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PAX Day 3: Post-PAX DLC Expansion Pack Delayed Edition

Hi again, and thanks for your patience. Due to technical issues and WiFi access, today’s update is one day and a few hours late.

With PAX currently finished, I’m feeling a bit of a mix of emotions while sitting in the breakfast area of our hotel. On one hand, I had so much fun, met so many great people, and had so many once-in-a-lifetime experiences, that I’m sad it’s over. We’ve been here for almost one full week now, and I’m beginning to feel like it’s my entire life. On the other hand, I’m happy it’s over: my feet are sore, my wallet is empty, and my voice is a little gravelly. That being said, I’m already imagining next year, and looking forward to meeting new people and playing new games.

But that’s not what you’re here to read about. You’re here for the summary of day three. Day three was one of the most interesting; I only had two interviews booked, and one was cancelled, so I had the opportunity to check out a lot of the show floor, and try out a lot of games.

As soon as the day started, we ran into a middle-aged woman loading random gamers onto an unmarked black van with tinted windows. She mentioned that it was try out Lawbreakers, the new game from Cliff Bleszinski’s new studio. After a bit of convincing, Jonathan boarded the van, and was carted off to a seedy nightclub 25 minutes from the convention center. Fortunately this wasn’t an elaborate organ-harvesting scheme, and he made it out alive with a few awesome stories to tell. Unfortunately, none of those stories can be told due to the NDA he signed, but here’s a tweet they sent with footage of him playing the game.

Meanwhile, I finished my summary a little early and had an hour to kill before my only interview booked for the day. Walking by the main entrance, I stopped to take a picture of a cosplaying ninja, who was promoting Speedy Ninja, a mobile game from NetEase. The studio is huge in China, but this is their first foray into the North American market. The game is an endless runner which tasks the player with collecting coins and dodging traps while running along a tightrope. It also features a bit of a Dark Souls-esque twist: you may encounter the ghosts of players who have died before you, and you can exercise them with your swords for additional points.

With a bit more time to kill, I walked around the perimeter of the Indie Megabooth, checking out a few of the games:

GALAK-Z is a Gradius-like shooter from studio 17-bit. It features reactive facial reactions like DOOM, but with a sleek art style reminiscent of classic animes like Robotech. They were showcasing their new mech mode, which was a lot of fun. The Steam version is coming soon.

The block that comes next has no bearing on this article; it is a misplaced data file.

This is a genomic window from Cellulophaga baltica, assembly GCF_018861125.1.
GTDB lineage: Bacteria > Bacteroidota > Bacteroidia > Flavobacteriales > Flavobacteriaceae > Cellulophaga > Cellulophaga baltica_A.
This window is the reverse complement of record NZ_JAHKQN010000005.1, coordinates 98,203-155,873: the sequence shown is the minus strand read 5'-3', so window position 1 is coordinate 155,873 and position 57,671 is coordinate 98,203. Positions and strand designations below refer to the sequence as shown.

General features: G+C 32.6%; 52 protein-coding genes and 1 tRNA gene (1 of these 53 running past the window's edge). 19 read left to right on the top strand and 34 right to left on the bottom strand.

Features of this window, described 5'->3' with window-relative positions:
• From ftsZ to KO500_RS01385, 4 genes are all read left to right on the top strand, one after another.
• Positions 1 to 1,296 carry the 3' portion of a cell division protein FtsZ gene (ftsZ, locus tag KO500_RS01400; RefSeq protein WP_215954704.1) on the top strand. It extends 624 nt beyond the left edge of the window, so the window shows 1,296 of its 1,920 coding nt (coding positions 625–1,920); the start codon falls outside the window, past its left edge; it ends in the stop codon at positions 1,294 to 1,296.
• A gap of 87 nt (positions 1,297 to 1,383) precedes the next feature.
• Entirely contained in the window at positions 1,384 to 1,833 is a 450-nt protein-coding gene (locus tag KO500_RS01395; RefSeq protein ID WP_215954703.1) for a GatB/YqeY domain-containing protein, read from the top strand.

YIIK: A Post-Modern RPG from Ackk Studios is a throwback to old PlayStation-era JRPGs, rife with hipster humor and featuring an active battle system reminiscent of Super Mario RPG.

To Leave, by Question, is a difficult 2D precision flying game where you must carefully navigate an industrial city maze while flying on a very fragile magic door. If you touch any non-magical surface, your door dies. It reminded me a bit of the submarine portions of the underwater levels in Earthworm Jim.

I also played a split-screen round of Distance, but since (spoiler alert) I recorded an interview with them on Friday, I'll save the details for the video.
I also played a split-screen round of Distance, but since (spoiler alert) I recorded an interview with them on Friday, I’ll save the details for the video.

After checking out these games, it was time for my interview with developer White Lotus, who are making Xing: The Land Beyond. After some basic technical troubles (yet again), we had a quick interview on the Convention Center sky bridge, and chatted a bit afterwards. Again, everyone I’ve interviewed and met at PAX has proved to me that game developers and fans are some of the greatest people.

After we split ways, I headed to the PAX Rising area, which was a bit like another Indie Megabooth. The first game I played there was (fittingly) called First Wonder, and is a spiritual successor to Giants: Citizen Kabuto, made by the original creator (who also worked on Earthworm Jim) and his new team, Rogue Rocket Games. At this point, I was a little bit starstruck, since Earthworm Jim was literally the first game I played, and is basically the reason I love video games to begin with. We chatted for a bit while he kicked my ass at his new game, and then he gave me a t-shirt and we exchanged cards. This is when it all started to go to my head; I exchanged business cards with one of the founding members of Interplay, an original member of the team behind Earthworm Jim and MDK. Even thinking back to it now, my heart is racing.